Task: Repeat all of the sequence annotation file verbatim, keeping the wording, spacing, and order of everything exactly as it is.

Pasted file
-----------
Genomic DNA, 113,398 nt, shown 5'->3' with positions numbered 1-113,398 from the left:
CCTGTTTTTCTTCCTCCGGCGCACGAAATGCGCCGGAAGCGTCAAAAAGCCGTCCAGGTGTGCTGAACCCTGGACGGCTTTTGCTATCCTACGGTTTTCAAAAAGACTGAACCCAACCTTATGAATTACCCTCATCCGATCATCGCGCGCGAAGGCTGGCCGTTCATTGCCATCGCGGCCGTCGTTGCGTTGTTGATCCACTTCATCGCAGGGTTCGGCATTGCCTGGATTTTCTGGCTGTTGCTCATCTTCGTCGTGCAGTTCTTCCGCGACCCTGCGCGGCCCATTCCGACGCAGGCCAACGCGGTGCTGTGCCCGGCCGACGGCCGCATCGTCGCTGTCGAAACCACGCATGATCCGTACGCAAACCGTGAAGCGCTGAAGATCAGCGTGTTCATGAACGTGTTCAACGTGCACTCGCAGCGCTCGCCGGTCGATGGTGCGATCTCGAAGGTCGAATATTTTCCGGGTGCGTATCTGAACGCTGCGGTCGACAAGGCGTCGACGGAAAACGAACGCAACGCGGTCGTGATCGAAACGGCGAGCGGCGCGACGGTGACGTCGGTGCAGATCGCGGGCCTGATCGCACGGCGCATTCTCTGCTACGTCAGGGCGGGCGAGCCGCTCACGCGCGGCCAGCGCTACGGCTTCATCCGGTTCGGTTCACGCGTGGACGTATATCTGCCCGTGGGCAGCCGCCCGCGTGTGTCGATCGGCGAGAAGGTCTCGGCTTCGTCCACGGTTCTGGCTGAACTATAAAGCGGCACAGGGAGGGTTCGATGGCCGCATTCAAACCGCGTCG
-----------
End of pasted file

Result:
Genomic DNA, 113,398 nt, shown 5'->3' with positions numbered 1-113,398 from the left:
CCTGTTTTTCTTCCTCCGGCGCACGAAATGCGCCGGAAGCGTCAAAAAGCCGTCCAGGTGTGCTGAACCCTGGACGGCTTTTGCTATCCTACGGTTTTCAAAAAGACTGAACCCAACCTTATGAATTACCCTCATCCGATCATCGCGCGCGAAGGCTGGCCGTTCATTGCCATCGCGGCCGTCGTTGCGTTGTTGATCCACTTCATCGCAGGGTTCGGCATTGCCTGGATTTTCTGGCTGTTGCTCATCTTCGTCGTGCAGTTCTTCCGCGACCCTGCGCGGCCCATTCCGACGCAGGCCAACGCGGTGCTGTGCCCGGCCGACGGCCGCATCGTCGCTGTCGAAACCACGCATGATCCGTACGCAAACCGTGAAGCGCTGAAGATCAGCGTGTTCATGAACGTGTTCAACGTGCACTCGCAGCGCTCGCCGGTCGATGGTGCGATCTCGAAGGTCGAATATTTTCCGGGTGCGTATCTGAACGCTGCGGTCGACAAGGCGTCGACGGAAAACGAACGCAACGCGGTCGTGATCGAAACGGCGAGCGGCGCGACGGTGACGTCGGTGCAGATCGCGGGCCTGATCGCACGGCGCATTCTCTGCTACGTCAGGGCGGGCGAGCCGCTCACGCGCGGCCAGCGCTACGGCTTCATCCGGTTCGGTTCACGCGTGGACGTATATCTGCCCGTGGGCAGCCGCCCGCGTGTGTCGATCGGCGAGAAGGTCTCGGCTTCGTCCACGGTTCTGGCTGAACTATAAAGCGGCACAGGGAGGGTTCGATGGCCGCATTCAAACCGCGTCG